Picture: (from left to right) Ryan at 18, at Langley High School; Ryan at 30, at Out to Swim
I’ve just come back from a weekend where I participated in a swimming competition for the first time in 13 years! The whole weekend had a very full circle moment type of feeling. The last time I’d been in a pool competing, I was swimming a butterfly event, where my goggles had fallen off, and I miscalculated the distance between myself and the wall, and took a stroke too many and smashed my head into it. I was out for the rest of the event, and for the rest of the season. Back then, I used to swim for my former high school in Northern Virginia, Langley High School, home of the Saxons. This time, I’m swimming for Out to Swim, a LGBT Masters Club in London, where I also do synchronised swimming. This weekend, my first event was the 50m butterfly. My return to competition was in the exact same event where I had left competition. Needless to say, I was very, very, very nervous! I wanted to do well for myself, for the team, whilst trying not to be consumed by the fear of having another accident in the water.
The moments just before diving into the water this weekend, reminded me of two very important life lessons: overcoming myself, and being in the moment. I mean, at one point, I actually thought: “Ryan, you’re being your own worst enemy with all this fear!” And it’s so true!! How many times do we falter because of our own fears and doubts? It’s not even about the people around us at all. It’s all on the inside! I’d forgotten how sports really do bring this point home so quickly and in such a physical way: the only person you need to beat in a race, is yourself. The presence or absence of doubt and fear can make or break an athlete, in whatever discipline. Not just in races and events, but also in training. How many times these days am I in a pool, and think “I don’t need to work that hard”. Yes, maybe not. But also, maybe I could. Who knows what’s on the other side of overcoming an obstacle, right? I remember many a session in my high school team, where I had to run off to the changing rooms mid-session to throw up, and then come back to the pool and continue swimming. There’s a very special, which sometimes may seem a bit brutal, discipline in sports, where you overcome both physical and psychological limits. It’s a deep pain followed by a great release into something new and previously unexplored: a new personal level.
Being in the moment is also crucial. One of the swimmers, who is also a coach on the team, said something along the lines of “Dive in, see how you feel, and go from there!”. Isn’t that great? What a fantastic way to think about a race, or any challenge really! Dive in, see how you feel, and proceed accordingly. This actually really helped me this weekend, which, needless to say, also pointed out how I tend to experience life: I’m always in the future. I used to be always in the past, and to some extent, I still am, but these days, I spend a lot of time in the future. I often miss out on life, not because I mean to, but because I’m not paying attention to what’s around me NOW. Like this weekend. In all of my races, I was already at the end – almost avoiding the whole thing, by wanting it to be over. I do that too often, if you ask me! Unsurprisingly, my best race this weekend, was the one race where I did exactly as my fellow swimmer and coach said: I dove in, I saw how I felt, and I proceeded accordingly. In all the other ones, I got a bit too distracted by other things. But in that race, I felt fully present throughout. From diving in, to the first few strokes, to my breathing, to my arms, my legs, to the last few meters. It is the simplest, yet most difficult thing there is: to be present in each moment.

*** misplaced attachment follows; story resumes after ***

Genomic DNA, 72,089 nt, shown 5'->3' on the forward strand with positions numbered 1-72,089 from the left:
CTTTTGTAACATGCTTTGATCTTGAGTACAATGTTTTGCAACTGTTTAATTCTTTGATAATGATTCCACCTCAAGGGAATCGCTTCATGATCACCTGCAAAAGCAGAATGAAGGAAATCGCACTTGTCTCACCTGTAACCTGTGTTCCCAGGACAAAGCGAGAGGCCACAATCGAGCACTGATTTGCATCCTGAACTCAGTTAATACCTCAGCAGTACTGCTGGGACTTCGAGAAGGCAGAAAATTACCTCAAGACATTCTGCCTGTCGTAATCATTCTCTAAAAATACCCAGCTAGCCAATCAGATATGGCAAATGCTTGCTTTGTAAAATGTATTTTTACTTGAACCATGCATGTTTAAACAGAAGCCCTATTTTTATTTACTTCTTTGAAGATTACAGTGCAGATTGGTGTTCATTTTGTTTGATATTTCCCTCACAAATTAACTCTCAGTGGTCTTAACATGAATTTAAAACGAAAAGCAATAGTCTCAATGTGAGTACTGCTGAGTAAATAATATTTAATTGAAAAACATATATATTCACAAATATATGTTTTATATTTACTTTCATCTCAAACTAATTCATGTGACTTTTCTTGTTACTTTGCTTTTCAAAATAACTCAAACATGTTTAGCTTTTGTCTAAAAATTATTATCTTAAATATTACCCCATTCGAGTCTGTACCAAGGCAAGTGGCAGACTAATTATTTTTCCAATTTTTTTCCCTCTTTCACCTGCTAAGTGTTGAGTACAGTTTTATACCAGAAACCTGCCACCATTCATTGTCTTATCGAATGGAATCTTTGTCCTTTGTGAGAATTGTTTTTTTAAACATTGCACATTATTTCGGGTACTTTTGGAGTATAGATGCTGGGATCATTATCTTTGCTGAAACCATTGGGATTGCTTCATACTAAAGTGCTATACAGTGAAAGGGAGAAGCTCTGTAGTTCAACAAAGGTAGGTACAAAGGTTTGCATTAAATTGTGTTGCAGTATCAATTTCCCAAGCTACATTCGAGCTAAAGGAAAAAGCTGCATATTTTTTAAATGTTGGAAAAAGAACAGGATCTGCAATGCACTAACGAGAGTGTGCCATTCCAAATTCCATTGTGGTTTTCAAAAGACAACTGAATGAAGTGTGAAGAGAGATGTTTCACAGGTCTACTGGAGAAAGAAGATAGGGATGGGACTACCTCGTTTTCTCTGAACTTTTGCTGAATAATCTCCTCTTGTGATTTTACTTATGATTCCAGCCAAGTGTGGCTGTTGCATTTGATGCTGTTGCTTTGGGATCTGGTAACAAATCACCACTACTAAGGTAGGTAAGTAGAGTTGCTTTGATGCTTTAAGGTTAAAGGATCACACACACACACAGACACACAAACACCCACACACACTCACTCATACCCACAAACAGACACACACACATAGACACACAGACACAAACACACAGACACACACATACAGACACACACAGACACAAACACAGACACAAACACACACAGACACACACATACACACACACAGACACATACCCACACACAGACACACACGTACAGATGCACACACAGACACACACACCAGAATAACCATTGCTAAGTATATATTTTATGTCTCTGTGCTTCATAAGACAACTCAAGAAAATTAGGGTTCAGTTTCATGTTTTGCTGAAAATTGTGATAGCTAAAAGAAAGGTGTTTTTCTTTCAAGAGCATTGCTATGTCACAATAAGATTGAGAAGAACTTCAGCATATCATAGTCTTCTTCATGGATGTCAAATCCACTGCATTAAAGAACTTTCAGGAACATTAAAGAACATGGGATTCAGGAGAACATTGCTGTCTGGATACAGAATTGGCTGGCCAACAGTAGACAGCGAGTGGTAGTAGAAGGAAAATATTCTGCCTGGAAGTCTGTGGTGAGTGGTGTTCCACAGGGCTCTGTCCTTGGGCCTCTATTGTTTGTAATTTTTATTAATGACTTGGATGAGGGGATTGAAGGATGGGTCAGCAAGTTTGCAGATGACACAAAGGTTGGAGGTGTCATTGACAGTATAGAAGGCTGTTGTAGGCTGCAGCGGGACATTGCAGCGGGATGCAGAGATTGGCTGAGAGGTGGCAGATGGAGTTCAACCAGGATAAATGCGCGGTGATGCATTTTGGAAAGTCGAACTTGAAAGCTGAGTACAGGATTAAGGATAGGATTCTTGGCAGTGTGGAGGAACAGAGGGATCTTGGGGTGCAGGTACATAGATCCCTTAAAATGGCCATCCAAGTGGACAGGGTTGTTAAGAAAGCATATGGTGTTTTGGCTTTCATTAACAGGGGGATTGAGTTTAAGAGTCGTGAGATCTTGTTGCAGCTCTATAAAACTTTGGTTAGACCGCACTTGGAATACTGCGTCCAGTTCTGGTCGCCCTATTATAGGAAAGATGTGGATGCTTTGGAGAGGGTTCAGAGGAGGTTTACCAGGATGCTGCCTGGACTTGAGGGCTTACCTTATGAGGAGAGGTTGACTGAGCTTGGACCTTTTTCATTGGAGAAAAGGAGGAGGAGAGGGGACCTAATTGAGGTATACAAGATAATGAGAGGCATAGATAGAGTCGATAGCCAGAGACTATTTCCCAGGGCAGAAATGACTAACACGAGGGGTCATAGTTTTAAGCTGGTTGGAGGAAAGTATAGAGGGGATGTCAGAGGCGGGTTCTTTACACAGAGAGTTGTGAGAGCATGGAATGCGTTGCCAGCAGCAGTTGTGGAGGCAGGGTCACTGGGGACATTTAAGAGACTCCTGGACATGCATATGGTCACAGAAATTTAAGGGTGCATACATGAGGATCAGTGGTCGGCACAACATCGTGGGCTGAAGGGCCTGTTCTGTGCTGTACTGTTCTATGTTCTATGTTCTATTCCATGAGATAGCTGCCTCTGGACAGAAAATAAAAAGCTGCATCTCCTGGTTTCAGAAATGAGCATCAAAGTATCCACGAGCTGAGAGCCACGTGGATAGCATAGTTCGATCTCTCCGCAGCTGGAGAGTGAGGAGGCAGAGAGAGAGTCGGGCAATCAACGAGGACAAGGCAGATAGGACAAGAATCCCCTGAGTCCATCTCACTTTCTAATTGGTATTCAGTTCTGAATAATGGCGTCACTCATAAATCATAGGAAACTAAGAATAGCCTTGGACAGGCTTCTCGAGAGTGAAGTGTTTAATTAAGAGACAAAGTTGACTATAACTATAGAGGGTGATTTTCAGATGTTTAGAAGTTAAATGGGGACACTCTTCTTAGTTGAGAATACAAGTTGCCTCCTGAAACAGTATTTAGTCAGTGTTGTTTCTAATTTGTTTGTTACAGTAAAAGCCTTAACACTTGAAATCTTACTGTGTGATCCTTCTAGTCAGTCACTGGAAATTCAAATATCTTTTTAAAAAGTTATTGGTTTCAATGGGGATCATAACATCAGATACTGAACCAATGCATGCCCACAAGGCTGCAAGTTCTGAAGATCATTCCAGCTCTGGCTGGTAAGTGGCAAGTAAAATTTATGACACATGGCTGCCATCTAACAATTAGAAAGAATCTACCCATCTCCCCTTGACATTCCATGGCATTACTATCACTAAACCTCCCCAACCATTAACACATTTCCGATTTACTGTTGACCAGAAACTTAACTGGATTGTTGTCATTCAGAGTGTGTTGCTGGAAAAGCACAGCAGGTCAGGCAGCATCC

However, the best part of the whole thing, was the feeling of community, of belonging to a tribe and group of people, bonding firstly through the love of the sport, but more deeply through each other’s humanity and conquering of personal limitations and doubts. Being with my team this weekend, really reminded me of my old team, and my old community of swimmers, and their parents. Even though I’d been swimming since I can remember, my time at Langley was the first time I swam competitively, and trained accordingly. Swimming every day of the week, being part of a community of swimmers and their parents, who all loved the sport and the thrill of the competition. I had joined the team to make new friends – because that tends to be the best way to find one’s tribe in the world – and felt very much at home. I remember some practices being gruelling, but the feeling afterwards was always amazing. And even though I wasn’t at all the fastest or anywhere near being any kind of “star”, being part of that team was very important to me. In fact, my favourite part about swim meets wasn’t even about swimming my own events, but about cheering for and supporting my teammates. And this is what I experienced again this weekend, and what gave me real joy: cheering on for my peers, bonding through our shared experiences, and just generally being together with friends in a spirit of friendship and unconditional support.
I’d also forgotten about this wonderful aspect of sports: the community it can create, and the power it has to bring people together. I feel very grateful to have been reminded of this.
Ryan Campinho Valadas